Juneteenth commemorates the end of slavery in the United States. It refers to 19 June, 1865, when federal troops arrived in Galveston, Texas, and read the General Order No. 3: “The people of Texas are informed that, in accordance with a proclamation from the Executive of the United States, all slaves are free.”
Abraham Lincoln issued a proclamation ending slavery a few years earlier, on January 1st 1863. The reality, however, was that this didn’t reach all states. Slave-owning border states (such as Delaware, Maryland, Kentucky, Missouri and West Virginia) were not under the reach of the proclamation and thus they carried on as before. Despite the 1863 proclamation, slavery in Texas continued, with some seeing it as something of a “safe haven for slavery”. It wasn’t until the ending of the war in 1865 that federal troops made their way to Galveston, Texas, and enslaved people learned of their freedom.
Of course, this freedom wasn’t instant. Whilst some people were celebrating their new freedom, others had the information purposefully withheld from them by the enslavers until after the harvest season, with their freedom not coming into place until December that year.
The next year, Texas organised an annual celebration to mark June 19th – and thus ‘Juneteenth’ was born. Whilst some states made Juneteenth an official holiday is more recent years, it wasn’t until this year (2021) that the Senate established Juneteenth as a national holiday.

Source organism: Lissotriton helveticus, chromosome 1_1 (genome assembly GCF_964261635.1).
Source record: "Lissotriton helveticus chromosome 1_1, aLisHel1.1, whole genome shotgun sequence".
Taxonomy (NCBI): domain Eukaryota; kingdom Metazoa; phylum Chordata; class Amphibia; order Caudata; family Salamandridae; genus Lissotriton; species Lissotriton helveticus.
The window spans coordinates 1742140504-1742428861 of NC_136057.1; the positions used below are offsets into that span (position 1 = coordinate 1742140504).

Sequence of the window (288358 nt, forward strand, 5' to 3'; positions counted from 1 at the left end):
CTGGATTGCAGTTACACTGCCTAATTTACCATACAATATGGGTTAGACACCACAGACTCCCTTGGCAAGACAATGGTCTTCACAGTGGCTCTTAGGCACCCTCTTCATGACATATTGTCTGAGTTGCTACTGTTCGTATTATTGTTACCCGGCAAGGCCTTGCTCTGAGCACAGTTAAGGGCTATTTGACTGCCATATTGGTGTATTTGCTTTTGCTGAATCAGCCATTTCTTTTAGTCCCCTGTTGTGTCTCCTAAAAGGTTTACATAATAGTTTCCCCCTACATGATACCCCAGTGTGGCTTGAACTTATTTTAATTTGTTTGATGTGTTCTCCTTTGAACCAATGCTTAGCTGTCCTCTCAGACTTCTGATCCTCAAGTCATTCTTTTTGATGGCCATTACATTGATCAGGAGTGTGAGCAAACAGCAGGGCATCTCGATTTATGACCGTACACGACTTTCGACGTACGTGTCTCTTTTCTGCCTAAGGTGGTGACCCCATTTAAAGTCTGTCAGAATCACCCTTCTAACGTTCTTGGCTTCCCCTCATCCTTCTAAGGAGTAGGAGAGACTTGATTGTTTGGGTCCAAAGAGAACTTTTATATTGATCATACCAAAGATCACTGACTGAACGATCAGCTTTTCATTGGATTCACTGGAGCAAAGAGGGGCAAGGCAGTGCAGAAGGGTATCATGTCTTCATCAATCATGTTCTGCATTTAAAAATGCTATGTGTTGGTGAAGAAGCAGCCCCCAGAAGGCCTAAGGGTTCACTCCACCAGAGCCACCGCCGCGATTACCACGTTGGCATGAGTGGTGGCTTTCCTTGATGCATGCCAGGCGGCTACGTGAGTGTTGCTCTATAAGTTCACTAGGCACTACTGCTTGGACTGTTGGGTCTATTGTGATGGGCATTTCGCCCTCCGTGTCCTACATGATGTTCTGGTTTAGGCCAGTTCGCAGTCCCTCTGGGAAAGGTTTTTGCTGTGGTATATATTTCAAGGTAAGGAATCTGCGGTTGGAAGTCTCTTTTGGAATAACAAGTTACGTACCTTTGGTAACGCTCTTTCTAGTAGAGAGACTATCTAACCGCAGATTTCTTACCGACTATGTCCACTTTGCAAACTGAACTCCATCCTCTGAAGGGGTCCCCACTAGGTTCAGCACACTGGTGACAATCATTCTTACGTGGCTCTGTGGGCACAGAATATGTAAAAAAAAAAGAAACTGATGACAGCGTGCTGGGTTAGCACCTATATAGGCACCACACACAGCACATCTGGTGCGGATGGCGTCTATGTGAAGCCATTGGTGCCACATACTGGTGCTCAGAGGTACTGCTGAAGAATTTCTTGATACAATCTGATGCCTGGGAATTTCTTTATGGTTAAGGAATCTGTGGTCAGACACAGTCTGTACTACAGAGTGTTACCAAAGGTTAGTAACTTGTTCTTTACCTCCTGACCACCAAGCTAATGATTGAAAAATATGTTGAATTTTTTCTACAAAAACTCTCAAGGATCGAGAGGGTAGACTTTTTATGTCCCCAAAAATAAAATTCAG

When and where is it celebrated?
Annual Juneteenth celebrations take place across the United States of America, with each State holding a variety of events. For example, New York is holding a summit both online and in-person, Los Angeles is hosting a range of events across spectrums such as wellness, food and art, and festivals and parties are taking place across Texas.
Of course, it’s not always a day just of celebration. 2020, for example, saw protest marches in the wake of police brutality, with some claiming “black people in America are only conditionally free.” Others call for Juneteenth to be a nationwide day of reflection.
What can we do to support this day?
Here in Aotearoa, the history, celebrations and reflections of Juneteenth might feel far away, but there are still ways we can support the Juneteenth kaupapa.
Learning more about slavery in the USA, as well as its impact, is one key way we can support. This reading list is a great way to start, and buying the books means supporting African American authors. Following African American creators online is another important way we can support and learn more about Juneteenth and its impact. Thirdly, donating to organisations such as The Audre Lorde Project, the Bail Project or Black Lives Matter helps organisations to continue on with the important work they are doing to elevate black voices, fight against inequities and support their community. Finally, using the day to reflect on our own history here in Aotearoa, and to check any privilege we may hold, is an important way we can commemorate the occasion.
Will you be celebrating Juneteenth? Tell us what Juneteenth means to you in the comments below!